If you and your brother are very different from each other — he's tall and you're short, he's studious and you're adventurous, he likes chocolate ice cream while you prefer vanilla — the two of you are unalike.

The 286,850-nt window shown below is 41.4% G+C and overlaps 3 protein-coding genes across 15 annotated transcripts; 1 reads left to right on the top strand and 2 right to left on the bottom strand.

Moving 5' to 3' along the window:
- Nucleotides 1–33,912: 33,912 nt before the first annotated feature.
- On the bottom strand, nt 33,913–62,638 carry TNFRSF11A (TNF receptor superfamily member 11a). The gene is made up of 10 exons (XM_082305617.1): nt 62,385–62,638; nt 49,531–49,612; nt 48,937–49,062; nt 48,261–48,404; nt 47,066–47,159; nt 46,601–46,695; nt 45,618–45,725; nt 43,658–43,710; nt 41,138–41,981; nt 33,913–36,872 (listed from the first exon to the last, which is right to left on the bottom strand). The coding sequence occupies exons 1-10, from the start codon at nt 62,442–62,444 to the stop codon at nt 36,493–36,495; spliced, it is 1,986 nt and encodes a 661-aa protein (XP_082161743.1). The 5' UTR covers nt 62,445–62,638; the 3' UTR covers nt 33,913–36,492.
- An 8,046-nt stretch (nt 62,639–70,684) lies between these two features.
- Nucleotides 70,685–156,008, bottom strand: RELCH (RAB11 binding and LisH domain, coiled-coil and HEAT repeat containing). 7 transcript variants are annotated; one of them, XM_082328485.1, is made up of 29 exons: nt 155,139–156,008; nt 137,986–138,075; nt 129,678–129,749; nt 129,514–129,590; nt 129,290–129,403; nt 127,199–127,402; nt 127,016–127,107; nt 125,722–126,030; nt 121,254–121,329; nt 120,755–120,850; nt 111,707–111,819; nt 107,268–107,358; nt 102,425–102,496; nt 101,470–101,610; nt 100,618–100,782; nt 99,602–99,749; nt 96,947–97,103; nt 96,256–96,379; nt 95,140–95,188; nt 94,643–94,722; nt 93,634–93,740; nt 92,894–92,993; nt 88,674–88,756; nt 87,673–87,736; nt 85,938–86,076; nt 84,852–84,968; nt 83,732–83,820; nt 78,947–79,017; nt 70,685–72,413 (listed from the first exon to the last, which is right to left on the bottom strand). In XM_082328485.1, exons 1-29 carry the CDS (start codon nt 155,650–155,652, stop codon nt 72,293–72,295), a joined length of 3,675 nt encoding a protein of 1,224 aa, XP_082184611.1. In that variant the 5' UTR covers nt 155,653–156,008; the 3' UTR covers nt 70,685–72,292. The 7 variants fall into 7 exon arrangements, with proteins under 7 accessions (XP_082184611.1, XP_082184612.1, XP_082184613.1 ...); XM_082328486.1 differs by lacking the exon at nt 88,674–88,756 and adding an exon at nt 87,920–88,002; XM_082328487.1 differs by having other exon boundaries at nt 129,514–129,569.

When you take apart unalike, you get un-, "not," and alike, "very similar to each other." So if you're wearing a formal gown and your oldest sneakers, the elements of your outfit are unalike. If your dad always votes Republican but your mom is a lifelong Democrat, they're unalike — politically, anyway. Use this adjective when you're talking about two or more things (or people) who are dissimilar or mismatched.